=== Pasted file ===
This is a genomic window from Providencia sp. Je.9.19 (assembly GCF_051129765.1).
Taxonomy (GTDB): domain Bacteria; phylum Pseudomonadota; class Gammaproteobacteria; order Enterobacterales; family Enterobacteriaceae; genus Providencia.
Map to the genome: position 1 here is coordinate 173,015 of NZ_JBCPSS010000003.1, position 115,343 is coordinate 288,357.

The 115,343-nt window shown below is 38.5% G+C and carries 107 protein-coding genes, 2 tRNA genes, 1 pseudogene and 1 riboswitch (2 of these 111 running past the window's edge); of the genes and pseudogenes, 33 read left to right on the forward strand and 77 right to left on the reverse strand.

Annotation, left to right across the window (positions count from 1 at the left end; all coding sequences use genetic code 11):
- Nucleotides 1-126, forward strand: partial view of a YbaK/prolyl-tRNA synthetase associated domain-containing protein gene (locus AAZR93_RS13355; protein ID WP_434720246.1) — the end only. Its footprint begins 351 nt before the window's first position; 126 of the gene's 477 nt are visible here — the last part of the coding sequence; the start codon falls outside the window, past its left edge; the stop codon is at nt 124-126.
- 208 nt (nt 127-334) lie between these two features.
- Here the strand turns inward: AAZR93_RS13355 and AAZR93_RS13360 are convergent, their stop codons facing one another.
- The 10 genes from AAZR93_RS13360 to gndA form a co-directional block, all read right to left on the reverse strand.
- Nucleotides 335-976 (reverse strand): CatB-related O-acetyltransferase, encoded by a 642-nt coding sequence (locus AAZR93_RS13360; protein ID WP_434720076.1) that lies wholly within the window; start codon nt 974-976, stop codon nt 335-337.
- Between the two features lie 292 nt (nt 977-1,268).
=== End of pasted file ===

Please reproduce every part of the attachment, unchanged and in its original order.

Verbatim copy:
This is a genomic window from Providencia sp. Je.9.19 (assembly GCF_051129765.1).
Taxonomy (GTDB): domain Bacteria; phylum Pseudomonadota; class Gammaproteobacteria; order Enterobacterales; family Enterobacteriaceae; genus Providencia.
Map to the genome: position 1 here is coordinate 173,015 of NZ_JBCPSS010000003.1, position 115,343 is coordinate 288,357.

The 115,343-nt window shown below is 38.5% G+C and carries 107 protein-coding genes, 2 tRNA genes, 1 pseudogene and 1 riboswitch (2 of these 111 running past the window's edge); of the genes and pseudogenes, 33 read left to right on the forward strand and 77 right to left on the reverse strand.

Annotation, left to right across the window (positions count from 1 at the left end; all coding sequences use genetic code 11):
- Nucleotides 1-126, forward strand: partial view of a YbaK/prolyl-tRNA synthetase associated domain-containing protein gene (locus AAZR93_RS13355; protein ID WP_434720246.1) — the end only. Its footprint begins 351 nt before the window's first position; 126 of the gene's 477 nt are visible here — the last part of the coding sequence; the start codon falls outside the window, past its left edge; the stop codon is at nt 124-126.
- 208 nt (nt 127-334) lie between these two features.
- Here the strand turns inward: AAZR93_RS13355 and AAZR93_RS13360 are convergent, their stop codons facing one another.
- The 10 genes from AAZR93_RS13360 to gndA form a co-directional block, all read right to left on the reverse strand.
- Nucleotides 335-976 (reverse strand): CatB-related O-acetyltransferase, encoded by a 642-nt coding sequence (locus AAZR93_RS13360; protein ID WP_434720076.1) that lies wholly within the window; start codon nt 974-976, stop codon nt 335-337.
- Between the two features lie 292 nt (nt 977-1,268).